You know that Crows are black, so why am I writing about the color of Crows?
This is why…
Look how colorful this adult crow is — showing off its pale iridescent brown and blue feathers. What happened to the glossy black color of this crow?
This photo image is not due to the way the light happened to hit the Crow on this spring morning. It is instead what happens to Crow feathers after most of a year of use. The melanin pigment that makes the feathers dark brown to black has faded to a rusty brown color, and the structural elements covering the melanin granules in the feather that made them look shiny or glossy have broken down. Now, tiny air gaps in the feathers simply reflect short wavelengths of light, which we see as blue. And the combination produces the blue-brown look of this crow’s plumage.
Crows molt once a year at the end of the breeding season. As the new feathers gradually lengthen and replace the old ones, high concentrations of melanin pigment are deposited in the shafts and barbs of the feathers making them look black, and a layer of keratin laid down on top of the melanin granules in the barbs will make the feather look glossy.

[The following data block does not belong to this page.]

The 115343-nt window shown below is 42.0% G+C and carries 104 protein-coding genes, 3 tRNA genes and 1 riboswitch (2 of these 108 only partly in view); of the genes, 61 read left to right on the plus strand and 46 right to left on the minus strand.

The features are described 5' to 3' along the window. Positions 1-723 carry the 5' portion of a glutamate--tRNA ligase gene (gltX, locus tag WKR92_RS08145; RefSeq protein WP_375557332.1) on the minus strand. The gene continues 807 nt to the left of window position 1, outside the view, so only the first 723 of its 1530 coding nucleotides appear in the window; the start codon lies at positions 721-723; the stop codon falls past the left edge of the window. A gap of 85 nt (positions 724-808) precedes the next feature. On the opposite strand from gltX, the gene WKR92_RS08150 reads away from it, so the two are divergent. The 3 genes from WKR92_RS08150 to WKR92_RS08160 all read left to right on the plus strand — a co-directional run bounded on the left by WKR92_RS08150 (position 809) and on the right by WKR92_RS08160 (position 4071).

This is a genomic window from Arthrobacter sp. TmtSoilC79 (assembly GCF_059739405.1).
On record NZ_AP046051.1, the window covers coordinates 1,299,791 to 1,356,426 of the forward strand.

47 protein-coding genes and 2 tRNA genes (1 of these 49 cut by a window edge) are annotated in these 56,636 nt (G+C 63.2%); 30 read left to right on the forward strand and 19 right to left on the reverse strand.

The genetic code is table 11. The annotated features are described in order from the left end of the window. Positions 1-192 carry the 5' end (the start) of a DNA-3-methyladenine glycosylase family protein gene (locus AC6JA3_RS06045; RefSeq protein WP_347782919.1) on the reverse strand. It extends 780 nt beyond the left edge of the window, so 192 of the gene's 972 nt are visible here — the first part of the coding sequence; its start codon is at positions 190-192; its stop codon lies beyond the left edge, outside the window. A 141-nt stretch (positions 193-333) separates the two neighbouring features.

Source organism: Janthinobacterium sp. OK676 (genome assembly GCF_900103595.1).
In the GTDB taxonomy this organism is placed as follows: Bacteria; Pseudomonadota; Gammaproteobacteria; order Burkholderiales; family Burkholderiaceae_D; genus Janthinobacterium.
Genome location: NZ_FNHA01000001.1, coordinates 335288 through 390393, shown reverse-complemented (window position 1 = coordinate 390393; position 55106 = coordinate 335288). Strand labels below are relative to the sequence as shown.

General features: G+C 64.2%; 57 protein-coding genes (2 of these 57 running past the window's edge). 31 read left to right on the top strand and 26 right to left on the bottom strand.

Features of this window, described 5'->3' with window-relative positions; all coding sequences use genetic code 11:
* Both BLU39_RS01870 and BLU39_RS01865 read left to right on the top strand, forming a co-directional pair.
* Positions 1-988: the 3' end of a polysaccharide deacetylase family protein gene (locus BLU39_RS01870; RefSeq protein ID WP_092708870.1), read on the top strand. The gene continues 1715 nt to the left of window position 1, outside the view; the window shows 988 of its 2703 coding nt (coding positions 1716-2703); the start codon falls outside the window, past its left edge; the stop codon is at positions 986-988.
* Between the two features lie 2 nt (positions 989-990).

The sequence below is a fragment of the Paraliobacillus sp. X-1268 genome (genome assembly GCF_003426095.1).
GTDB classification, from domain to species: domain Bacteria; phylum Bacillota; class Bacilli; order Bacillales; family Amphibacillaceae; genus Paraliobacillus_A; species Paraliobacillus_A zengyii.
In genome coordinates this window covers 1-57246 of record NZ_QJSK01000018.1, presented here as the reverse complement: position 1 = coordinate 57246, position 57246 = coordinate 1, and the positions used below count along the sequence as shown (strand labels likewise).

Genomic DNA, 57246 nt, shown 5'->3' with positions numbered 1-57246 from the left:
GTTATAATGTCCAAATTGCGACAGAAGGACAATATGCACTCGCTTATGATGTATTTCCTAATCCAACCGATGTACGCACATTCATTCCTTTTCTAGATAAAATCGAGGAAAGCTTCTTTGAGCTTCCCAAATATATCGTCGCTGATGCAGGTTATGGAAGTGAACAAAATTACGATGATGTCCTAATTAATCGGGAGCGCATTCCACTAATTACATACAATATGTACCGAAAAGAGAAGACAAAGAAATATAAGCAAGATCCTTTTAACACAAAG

A crow hunting on the grass in the backyard last fall was a much darker color after molting new feathers.
Just as I was about to leave the one of the parks on the Mississippi River that I visited today, I heard bluebirds singing in a nearby tree, so I tried to track them down. They never let me get close, but the contrast of the males’ bright blue feathers against the rusty brown of old oak leaves was striking enough to make some nice photos.
The bright blue really makes this bird stand out, but the rusty brown breast feathers just matched the color of the oak leaves.
Some males seem to be much bluer than others, and the females (upper left) have paler rusty breast feathers and much less blue in their wing and tail feathers.
My long-term blog readers may recall from earlier posts that the blue color is structural, rather than the result of a pigment. Tiny air spaces in the feathers contain particles (like dust) that scatter and reflect short wavelengths of light so that the feathers appear blue to our eyes. In the wrong light (i.e., indirect), the bright blue feathers just look slate gray.
A poorly lit subject without direct sunlight on his blue back looks a little less blue.
Bluebirds are not very cold tolerant birds, and we may still experience more spring snowstorms and sub-freezing temperatures, so I hope these guys haven’t arrived too early.